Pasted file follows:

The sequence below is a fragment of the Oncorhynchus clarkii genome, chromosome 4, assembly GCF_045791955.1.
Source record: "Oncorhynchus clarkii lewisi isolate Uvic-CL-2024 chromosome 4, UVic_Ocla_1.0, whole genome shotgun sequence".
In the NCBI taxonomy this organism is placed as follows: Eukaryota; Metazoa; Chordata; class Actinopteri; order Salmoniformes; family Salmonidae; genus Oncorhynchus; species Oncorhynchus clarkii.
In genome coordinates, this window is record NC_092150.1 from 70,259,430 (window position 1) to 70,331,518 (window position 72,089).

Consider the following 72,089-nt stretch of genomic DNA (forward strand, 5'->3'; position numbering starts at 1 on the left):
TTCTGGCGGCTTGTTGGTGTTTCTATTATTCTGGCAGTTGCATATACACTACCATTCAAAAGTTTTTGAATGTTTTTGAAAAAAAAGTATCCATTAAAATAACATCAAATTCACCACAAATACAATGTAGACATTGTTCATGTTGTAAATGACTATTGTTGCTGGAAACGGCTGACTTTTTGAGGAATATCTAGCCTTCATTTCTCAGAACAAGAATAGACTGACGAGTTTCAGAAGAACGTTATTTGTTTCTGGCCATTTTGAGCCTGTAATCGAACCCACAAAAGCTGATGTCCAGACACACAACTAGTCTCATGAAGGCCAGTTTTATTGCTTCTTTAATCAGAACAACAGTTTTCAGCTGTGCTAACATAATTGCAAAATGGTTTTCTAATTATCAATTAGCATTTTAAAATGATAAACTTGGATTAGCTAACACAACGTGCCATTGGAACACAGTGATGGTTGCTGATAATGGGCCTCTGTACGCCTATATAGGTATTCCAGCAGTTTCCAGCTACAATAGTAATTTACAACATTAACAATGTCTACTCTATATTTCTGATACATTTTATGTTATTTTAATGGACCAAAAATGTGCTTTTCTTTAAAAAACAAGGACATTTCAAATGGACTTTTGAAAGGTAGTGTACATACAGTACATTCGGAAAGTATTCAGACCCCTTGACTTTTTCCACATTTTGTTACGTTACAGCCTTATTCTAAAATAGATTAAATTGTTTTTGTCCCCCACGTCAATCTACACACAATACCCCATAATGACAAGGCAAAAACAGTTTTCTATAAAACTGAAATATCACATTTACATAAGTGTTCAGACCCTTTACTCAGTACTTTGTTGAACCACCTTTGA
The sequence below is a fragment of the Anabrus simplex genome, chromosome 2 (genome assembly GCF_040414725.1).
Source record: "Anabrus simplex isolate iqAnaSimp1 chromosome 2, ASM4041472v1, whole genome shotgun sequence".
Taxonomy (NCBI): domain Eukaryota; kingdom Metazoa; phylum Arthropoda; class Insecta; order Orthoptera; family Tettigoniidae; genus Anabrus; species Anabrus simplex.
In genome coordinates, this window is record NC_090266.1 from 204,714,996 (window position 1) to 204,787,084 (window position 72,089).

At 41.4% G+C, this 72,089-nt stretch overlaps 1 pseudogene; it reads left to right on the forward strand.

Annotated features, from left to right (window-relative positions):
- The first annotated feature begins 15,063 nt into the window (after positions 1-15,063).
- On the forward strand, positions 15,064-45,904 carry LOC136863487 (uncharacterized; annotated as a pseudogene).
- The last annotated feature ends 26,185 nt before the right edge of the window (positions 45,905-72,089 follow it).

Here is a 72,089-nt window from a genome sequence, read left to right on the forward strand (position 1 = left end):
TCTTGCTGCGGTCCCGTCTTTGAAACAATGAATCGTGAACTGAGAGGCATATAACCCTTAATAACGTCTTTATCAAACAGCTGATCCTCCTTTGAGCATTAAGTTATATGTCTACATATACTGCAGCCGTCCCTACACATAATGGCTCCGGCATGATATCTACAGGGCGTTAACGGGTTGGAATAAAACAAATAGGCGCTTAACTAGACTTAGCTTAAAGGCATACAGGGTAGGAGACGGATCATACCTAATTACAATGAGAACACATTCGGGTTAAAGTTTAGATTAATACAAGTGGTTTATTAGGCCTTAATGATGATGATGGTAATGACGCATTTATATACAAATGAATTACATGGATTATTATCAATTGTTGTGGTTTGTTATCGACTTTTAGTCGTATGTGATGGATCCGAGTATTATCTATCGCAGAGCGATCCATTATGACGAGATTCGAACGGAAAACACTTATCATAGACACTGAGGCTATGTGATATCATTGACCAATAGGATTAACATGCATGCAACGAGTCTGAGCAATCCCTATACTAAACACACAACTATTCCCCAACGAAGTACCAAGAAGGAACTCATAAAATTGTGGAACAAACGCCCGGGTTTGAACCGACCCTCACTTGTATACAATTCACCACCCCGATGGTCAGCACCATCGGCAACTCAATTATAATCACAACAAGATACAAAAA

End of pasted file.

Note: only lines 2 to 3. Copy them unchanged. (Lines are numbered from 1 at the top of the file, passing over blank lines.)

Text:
Source record: "Oncorhynchus clarkii lewisi isolate Uvic-CL-2024 chromosome 4, UVic_Ocla_1.0, whole genome shotgun sequence".
In the NCBI taxonomy this organism is placed as follows: Eukaryota; Metazoa; Chordata; class Actinopteri; order Salmoniformes; family Salmonidae; genus Oncorhynchus; species Oncorhynchus clarkii.